Population growth

China has been keen to slow population growth for a number of years. A larger population equals more mouths to feed, more houses and jobs required and a greater demand on schools and hospitals.

One-child policy

A Chinese woman with a young child. Image by morguefile.com user npclark2k

In the late 1970s China introduced a one-child per family policy. This aimed to reduce population growth. There were exceptions and enforcement of the policy wasn’t the same in all parts of the country.

Generally the policy was successful in ‘encouraging’ smaller families through a system of fines.

The Chinese government estimates the one-child policy has prevented around 400 million births but it was widely condemned by human rights groups for the way it operated, including the use of forced abortions and sterilisations.

The one-child policy has resulted in a population imbalance. There are currently 33 million more men of an age to marry than women.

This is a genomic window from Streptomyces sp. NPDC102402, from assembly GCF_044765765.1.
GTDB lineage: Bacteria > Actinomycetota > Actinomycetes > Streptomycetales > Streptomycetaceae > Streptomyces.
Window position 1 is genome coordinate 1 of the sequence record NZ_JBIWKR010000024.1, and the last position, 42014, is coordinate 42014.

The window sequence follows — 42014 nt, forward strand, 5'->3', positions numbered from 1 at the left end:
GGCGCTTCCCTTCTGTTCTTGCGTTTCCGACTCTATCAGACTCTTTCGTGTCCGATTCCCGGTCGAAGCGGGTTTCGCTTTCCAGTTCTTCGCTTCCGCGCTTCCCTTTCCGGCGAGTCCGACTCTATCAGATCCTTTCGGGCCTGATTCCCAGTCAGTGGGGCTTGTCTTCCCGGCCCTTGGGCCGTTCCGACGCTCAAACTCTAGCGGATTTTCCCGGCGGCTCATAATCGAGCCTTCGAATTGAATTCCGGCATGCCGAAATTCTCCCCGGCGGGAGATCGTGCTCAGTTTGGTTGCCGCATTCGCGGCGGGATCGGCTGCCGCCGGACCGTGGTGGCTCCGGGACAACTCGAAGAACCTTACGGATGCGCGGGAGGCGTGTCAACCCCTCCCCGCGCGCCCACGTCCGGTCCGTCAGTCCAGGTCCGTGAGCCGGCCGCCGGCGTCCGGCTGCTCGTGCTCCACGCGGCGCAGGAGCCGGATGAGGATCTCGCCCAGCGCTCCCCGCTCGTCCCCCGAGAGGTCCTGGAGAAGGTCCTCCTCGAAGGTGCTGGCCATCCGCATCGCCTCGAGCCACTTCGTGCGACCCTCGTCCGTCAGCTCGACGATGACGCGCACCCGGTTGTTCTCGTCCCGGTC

This is partly explained by Chinese culture which historically values boys more than girls and as a result, there is some (although rare) evidence of sex-selective abortion and the killing or abandoning of baby girls.

Since the 1970s, United Nations' figures have shown a higher infant mortality rate for girls than boys. There has also been a failure to report to the authorities the birth of girls.

There are fears that in the future there will be a lack of young people/workers in China to look after their ageing population and pay taxes to provide social services. When the one-child policy was introduced in 1980 only a small percentage of the population was over 65 years old. In 2013 that figure was around 10% and rising. By 2050, those over 65 could reach 25% of the population.

In late 2015, the Chinese government announced it was to scrap the one-child policy, having previously relaxed the rules in 2013. The decision to allow families to have two children was designed to redress the population imbalance and to ensure that there will be enough people of working age to look after China's ageing population.